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J Orthop Surg Res. 2012 Feb 17;7(1):8. doi: 10.1186/1749-799X-7-8.

Palmar and dorsal fixed-angle plates in AO C-type fractures of the distal radius: is there an advantage of palmar plates in the long term?

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Department of Trauma-, Hand-, Plastic and Reconstructive Surgery, University of Wuerzburg, Wuerzburg, Germany.



Current surgical approaches to the distal radius include dorsal and palmar plate fixation. While palmar plates have gained widespread popularity, few reports have provided data on long term clinical outcomes in comparison. This paper reports the result of a randomised clinical study comparing dorsal Pi plates and palmar, angle-stable plates for treatment of comminuted, intraarticular fractures of the distal radius over the course of twelve months.


42 patients with unilateral, intraarticular fractures of the distal radius were included and randomised to 2 groups, 22 were treated with a palmar plate, 20 received a dorsal Pi-plate. Results were evaluated after 6 weeks, 3, 6 and 12 months postoperatively focussing on functional recovery as well as radiological results.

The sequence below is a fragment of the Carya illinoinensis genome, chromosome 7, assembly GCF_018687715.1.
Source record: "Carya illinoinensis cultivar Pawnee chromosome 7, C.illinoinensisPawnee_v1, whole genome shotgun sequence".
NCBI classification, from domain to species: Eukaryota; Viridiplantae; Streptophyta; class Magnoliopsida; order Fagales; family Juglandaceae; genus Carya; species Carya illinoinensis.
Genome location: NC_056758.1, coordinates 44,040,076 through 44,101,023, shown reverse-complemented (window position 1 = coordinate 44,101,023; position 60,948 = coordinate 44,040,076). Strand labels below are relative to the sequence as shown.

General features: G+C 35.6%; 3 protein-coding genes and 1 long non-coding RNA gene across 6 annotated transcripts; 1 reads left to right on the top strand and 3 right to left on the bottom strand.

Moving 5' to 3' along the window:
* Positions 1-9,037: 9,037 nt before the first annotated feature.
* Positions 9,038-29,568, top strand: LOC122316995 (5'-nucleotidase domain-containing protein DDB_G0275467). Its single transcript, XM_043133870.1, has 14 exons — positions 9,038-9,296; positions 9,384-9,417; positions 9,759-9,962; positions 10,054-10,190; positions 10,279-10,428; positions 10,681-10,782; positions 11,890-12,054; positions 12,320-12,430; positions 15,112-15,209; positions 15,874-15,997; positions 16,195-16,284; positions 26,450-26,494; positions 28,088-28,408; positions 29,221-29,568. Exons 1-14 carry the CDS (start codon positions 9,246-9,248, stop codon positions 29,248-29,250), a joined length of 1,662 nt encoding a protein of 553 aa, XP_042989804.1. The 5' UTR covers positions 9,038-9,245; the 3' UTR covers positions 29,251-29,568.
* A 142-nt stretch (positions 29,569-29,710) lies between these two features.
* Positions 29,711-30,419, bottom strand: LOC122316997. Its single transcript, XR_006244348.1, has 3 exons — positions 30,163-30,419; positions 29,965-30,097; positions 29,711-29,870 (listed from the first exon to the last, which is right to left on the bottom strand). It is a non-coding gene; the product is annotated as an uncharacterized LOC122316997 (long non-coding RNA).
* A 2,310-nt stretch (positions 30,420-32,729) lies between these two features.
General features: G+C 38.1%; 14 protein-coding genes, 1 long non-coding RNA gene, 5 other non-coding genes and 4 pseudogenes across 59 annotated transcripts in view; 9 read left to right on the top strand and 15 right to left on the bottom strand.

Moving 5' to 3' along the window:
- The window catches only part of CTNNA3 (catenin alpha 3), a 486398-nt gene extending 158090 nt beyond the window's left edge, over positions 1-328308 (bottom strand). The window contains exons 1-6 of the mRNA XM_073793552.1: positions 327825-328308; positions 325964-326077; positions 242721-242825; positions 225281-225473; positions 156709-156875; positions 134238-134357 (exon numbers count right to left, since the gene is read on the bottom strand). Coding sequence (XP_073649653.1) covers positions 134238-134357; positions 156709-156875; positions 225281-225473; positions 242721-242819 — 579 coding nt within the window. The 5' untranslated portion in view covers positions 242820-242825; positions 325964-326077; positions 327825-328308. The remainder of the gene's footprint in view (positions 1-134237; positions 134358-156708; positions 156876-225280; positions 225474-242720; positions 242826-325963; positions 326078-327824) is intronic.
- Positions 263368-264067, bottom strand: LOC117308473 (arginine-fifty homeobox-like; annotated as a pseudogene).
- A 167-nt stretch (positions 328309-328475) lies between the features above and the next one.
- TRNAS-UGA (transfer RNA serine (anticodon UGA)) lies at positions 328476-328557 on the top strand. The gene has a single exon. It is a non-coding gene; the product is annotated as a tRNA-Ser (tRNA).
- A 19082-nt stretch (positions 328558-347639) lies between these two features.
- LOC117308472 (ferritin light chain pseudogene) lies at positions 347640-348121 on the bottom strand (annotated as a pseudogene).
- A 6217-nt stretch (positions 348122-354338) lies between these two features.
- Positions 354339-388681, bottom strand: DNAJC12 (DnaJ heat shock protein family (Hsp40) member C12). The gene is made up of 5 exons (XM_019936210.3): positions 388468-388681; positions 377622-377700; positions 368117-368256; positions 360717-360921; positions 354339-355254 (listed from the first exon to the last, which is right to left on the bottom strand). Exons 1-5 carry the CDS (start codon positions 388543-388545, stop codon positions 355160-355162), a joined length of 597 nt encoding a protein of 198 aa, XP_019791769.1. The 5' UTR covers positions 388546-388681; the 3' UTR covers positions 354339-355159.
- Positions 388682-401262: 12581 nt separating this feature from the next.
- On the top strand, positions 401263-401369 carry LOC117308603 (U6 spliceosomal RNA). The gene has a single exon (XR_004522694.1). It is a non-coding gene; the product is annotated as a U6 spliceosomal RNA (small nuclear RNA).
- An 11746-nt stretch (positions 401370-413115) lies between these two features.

The palmar plate group demonstrated significantly better results regarding range of motion and grip strength over the course of 12 months. While a comparable increase in function was observed in both groups, the better results from the early postoperative period in the palmar plate group prevailed over the whole course. Radiological results showed a significantly increased palmar tilt and carpal sag in dorsal plates, with other radiological parameters being comparable. Pain levels were decreased in dorsal plates after hardware removal and failed to show significant differences after 12 months. However, complications such as tendon ruptures were more frequent in the dorsal plate group.


Functional advantage of palmar plates gained within the first 6 weeks prevails over the course of a year. Both groups demonstrate further gradual increase of function after 6 months, although dorsal plates did not catch up completely. Improved early postoperative function seems to be the cornerstone for the best possible results. Patients with dorsal plates benefit from hardware removal more than palmar plates in terms of reduction of pain levels. The advantage of palmar plates is a faster functional recovery with lower complication rates. This is especially important in the elderly population. Radiological results did not show a superiority of palmar plates over dorsal plates.

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